Researchers from the Norwegian Institute of Public Health and the German Institute of Human Nutrition Potsdam-Rehbruecke have found that mouse models used to estimate how carcinogenic some substances are to humans could be underestimating the danger.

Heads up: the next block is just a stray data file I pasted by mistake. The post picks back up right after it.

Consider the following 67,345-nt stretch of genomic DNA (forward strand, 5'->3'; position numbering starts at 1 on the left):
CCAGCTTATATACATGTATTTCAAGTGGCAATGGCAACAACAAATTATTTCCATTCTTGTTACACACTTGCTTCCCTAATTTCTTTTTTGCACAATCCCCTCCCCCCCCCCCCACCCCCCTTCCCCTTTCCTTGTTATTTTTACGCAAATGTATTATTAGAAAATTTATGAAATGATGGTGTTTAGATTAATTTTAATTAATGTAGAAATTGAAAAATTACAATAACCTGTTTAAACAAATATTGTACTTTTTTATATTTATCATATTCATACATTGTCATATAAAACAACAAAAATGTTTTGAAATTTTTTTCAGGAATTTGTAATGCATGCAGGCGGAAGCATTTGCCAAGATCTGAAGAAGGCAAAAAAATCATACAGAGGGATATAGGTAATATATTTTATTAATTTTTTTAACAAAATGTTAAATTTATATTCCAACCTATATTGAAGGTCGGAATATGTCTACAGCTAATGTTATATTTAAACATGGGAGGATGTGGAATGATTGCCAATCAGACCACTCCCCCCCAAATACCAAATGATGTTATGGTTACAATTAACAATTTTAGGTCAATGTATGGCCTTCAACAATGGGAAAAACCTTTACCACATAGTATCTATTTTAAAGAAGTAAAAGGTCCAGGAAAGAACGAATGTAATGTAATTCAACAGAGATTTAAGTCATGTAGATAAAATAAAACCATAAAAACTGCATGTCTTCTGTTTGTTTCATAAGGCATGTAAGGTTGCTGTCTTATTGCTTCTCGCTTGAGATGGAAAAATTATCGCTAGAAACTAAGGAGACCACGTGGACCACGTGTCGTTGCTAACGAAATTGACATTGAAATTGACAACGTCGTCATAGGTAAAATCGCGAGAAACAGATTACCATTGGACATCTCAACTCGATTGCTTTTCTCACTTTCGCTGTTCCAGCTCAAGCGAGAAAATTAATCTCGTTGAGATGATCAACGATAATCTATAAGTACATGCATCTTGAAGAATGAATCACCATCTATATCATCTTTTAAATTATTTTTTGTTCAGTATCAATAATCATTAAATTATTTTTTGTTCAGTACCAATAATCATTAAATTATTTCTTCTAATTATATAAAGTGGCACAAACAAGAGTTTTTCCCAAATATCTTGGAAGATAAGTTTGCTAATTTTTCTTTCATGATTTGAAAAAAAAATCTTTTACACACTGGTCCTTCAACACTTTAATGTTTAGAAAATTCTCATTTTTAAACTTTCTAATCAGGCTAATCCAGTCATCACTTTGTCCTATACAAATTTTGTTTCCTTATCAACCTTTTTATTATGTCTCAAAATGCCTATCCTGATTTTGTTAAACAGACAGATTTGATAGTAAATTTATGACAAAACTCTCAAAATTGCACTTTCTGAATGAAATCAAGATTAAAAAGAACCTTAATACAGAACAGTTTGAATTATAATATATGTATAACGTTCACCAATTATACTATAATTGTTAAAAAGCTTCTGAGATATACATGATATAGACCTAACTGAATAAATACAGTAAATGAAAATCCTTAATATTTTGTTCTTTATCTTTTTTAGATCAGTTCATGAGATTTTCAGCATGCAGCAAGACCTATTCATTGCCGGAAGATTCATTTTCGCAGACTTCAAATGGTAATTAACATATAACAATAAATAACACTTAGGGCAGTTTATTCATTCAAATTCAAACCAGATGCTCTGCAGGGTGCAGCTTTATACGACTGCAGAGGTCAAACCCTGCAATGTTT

Basically, a group of enzymes produced by humans in multiple places in the body are only produced in the liver of mice. This group of enzymes can make harmful substances less harmful but they can also make harmless substances carcinogenic. The team created “humanized mice” that had an expression more similar to humans and found that these mice had a higher incidence of tumors when fed a particular food mutagen than mice with normal expression of the enzyme. The paper has been accepted for publication by the journal Molecular Carcinogenesis and is available on their website.